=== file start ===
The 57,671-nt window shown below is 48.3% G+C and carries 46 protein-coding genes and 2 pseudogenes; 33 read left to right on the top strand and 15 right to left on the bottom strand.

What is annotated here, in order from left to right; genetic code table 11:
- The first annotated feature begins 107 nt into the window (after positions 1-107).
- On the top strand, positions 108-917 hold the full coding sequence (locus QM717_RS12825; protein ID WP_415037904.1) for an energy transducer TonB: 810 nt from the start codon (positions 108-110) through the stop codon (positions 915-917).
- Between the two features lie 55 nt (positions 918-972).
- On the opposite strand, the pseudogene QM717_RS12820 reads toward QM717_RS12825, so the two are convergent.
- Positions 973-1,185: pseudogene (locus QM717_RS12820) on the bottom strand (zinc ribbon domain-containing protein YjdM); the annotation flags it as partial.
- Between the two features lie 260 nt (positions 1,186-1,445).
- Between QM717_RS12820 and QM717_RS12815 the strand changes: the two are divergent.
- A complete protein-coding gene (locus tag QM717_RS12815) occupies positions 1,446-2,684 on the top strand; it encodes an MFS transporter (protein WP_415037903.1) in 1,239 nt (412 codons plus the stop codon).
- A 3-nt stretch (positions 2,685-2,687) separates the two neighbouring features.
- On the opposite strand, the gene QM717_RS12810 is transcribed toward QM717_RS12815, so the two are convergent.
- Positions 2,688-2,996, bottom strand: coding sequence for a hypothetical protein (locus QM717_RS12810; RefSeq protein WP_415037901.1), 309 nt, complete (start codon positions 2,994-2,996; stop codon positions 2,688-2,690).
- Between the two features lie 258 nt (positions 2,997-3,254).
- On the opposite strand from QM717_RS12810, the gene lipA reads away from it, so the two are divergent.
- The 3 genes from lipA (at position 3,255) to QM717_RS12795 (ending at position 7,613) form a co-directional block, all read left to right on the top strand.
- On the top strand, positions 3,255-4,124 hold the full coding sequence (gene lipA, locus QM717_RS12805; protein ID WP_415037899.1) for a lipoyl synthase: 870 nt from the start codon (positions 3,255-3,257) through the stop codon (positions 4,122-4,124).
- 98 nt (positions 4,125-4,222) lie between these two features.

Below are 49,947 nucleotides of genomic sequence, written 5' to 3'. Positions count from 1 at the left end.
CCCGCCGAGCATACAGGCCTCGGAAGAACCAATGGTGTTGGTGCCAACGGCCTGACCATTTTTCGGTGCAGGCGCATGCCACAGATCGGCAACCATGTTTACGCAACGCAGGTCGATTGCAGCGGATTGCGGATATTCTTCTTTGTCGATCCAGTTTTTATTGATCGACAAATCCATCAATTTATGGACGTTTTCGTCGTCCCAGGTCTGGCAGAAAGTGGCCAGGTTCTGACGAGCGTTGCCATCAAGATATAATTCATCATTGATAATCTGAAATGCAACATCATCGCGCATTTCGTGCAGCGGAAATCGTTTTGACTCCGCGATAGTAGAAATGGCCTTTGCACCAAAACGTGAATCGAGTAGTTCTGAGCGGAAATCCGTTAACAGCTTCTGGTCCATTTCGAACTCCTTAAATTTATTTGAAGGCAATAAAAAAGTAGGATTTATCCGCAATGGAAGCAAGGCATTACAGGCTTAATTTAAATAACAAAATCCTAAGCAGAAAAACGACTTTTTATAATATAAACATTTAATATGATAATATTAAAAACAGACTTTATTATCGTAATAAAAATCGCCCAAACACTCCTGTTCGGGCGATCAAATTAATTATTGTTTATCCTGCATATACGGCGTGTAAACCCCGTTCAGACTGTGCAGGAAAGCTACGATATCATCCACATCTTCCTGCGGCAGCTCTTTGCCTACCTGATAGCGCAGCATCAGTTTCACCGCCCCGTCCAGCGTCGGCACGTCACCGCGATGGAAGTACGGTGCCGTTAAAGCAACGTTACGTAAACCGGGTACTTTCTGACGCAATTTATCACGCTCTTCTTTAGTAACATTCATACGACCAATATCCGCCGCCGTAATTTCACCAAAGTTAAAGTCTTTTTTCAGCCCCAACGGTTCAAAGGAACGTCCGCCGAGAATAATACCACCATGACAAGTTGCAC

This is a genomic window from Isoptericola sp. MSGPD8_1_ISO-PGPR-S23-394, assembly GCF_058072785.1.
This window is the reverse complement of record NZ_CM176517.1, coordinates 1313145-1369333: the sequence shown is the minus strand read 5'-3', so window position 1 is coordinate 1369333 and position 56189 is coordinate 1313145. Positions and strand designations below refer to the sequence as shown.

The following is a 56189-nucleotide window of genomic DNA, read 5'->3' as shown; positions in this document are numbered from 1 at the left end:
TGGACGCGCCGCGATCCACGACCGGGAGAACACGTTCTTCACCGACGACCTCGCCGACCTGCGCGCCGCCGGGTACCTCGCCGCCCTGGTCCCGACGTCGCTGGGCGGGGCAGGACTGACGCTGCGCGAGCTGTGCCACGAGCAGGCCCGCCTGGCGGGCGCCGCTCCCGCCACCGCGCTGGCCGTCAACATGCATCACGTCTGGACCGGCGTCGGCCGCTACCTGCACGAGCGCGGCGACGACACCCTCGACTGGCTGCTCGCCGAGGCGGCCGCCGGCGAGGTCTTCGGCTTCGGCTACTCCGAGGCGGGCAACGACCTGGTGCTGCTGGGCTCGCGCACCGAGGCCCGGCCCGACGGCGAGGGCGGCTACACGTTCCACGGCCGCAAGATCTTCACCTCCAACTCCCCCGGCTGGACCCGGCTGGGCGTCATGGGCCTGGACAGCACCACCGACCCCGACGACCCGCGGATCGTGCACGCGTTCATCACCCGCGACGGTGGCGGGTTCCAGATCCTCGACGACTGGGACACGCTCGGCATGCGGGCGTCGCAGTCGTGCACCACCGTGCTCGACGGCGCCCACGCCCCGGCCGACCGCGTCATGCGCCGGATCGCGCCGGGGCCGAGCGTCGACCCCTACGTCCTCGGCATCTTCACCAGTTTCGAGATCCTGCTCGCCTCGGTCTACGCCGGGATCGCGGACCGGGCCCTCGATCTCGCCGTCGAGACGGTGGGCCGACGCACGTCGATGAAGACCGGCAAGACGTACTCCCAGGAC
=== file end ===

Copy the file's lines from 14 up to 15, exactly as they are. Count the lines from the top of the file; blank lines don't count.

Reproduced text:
- Between the two features lie 258 nt (positions 2,997-3,254).
- On the opposite strand from QM717_RS12810, the gene lipA reads away from it, so the two are divergent.